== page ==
Wednesday, July 26, 2006



Like several commenters, on reading this Kevin Drum post I immediately thought of the New York Post's classic headline: "Headless Body Found in Topless Bar". There's some other great ones in comments, but I particularly like this story:

A Miami Herald editor lost his job over a hed he wrote for a story about Pope John Paul II getting a colostomy after being shot. It ran in just one edition:

Il Papa's Got A Brand New Bag

I came across that NY Post headline in this terrific Christopher Hitchens piece on fictional portrayals of journalists.

From which:

In [Michael Frayn's] The Tin Men, published in 1965, there are some boozers and louts and misfits, to be sure. But the brilliance of the thing lay in its attempt to reduce the business of hackery to an exact formula. At a demented research institute named for William Morris, eager eyes gaze at a computer that can handle UHL, or "Unit Headline Language". A survey is conducted, in which people are shown the random headlines:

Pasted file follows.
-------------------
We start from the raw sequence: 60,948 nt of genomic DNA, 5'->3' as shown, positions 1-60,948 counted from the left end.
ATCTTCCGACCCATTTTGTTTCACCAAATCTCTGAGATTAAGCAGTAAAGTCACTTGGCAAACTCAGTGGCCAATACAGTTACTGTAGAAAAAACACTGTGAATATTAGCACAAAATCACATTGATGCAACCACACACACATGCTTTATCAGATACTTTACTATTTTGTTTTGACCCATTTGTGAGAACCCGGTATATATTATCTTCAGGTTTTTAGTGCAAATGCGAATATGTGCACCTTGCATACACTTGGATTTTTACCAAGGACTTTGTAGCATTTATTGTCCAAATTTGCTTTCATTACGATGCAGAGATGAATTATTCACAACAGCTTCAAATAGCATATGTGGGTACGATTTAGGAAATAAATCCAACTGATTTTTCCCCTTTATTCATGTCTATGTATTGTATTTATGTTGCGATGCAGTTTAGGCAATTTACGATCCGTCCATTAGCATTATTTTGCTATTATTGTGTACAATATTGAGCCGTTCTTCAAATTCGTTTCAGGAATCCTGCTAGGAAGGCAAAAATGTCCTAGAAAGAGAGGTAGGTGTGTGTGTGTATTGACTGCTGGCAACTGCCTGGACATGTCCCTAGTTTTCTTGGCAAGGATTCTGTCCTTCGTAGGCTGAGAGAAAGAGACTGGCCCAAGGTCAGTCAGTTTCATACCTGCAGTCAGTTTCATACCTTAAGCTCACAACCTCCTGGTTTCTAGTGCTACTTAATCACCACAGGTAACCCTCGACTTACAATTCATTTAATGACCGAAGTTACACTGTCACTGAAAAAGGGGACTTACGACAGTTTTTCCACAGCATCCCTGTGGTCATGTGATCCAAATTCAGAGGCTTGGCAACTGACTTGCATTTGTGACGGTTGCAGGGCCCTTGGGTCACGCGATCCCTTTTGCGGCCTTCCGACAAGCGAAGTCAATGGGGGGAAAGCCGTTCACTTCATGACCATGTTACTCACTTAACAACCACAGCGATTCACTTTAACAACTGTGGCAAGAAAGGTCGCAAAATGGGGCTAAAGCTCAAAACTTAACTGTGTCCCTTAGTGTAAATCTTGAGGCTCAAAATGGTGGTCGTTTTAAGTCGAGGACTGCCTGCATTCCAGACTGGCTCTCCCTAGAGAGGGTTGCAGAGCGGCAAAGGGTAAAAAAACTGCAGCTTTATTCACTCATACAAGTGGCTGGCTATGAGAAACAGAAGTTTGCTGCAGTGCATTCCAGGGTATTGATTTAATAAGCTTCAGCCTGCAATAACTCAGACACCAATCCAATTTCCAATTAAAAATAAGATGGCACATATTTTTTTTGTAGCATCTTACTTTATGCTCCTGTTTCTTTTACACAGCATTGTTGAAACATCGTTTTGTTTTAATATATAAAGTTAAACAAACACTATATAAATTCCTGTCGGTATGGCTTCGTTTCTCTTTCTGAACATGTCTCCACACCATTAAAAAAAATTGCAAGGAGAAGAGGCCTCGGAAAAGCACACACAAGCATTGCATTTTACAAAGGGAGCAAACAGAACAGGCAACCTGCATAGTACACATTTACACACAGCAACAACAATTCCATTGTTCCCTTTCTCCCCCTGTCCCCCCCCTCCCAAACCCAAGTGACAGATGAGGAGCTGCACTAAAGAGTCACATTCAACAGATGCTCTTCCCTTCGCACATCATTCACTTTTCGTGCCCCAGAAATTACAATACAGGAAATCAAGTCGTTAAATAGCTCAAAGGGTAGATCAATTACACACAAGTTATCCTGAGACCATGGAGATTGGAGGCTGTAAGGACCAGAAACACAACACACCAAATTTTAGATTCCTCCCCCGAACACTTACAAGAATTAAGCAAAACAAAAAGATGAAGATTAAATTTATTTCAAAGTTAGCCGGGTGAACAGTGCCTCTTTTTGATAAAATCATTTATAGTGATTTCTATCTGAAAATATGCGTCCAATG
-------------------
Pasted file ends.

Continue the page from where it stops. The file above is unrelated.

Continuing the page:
A total of 86.4 % of those responding say that they understand the headlines, though of this total a depressing number cannot quite say why. Thus the search must go on. Would people like to read about air-crashes with children's toys in the wreckage, or without children's toys in the wreckage? In the case of a murder of a woman, should the victim be naked or partially clad? Frayn re-summons the tones of old Fleet Street into this laboratory of shame, when the questing researcher Goldwasser is brusquely accosted by his vile assistant Nobbs: " 'Do you prefer a female corpse to be naked, or to be clad in underclothes?' he repeated to Goldwasser. 'That's what I call a good question, mate. That's what I call a good question.' "

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